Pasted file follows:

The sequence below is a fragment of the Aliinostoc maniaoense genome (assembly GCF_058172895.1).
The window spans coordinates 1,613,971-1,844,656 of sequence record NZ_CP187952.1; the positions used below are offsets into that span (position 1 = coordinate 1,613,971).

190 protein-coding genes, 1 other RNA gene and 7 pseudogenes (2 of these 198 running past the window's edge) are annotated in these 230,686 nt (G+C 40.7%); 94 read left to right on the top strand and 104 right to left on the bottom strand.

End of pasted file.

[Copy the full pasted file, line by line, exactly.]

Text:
The sequence below is a fragment of the Aliinostoc maniaoense genome (assembly GCF_058172895.1).
The window spans coordinates 1,613,971-1,844,656 of sequence record NZ_CP187952.1; the positions used below are offsets into that span (position 1 = coordinate 1,613,971).

190 protein-coding genes, 1 other RNA gene and 7 pseudogenes (2 of these 198 running past the window's edge) are annotated in these 230,686 nt (G+C 40.7%); 94 read left to right on the top strand and 104 right to left on the bottom strand.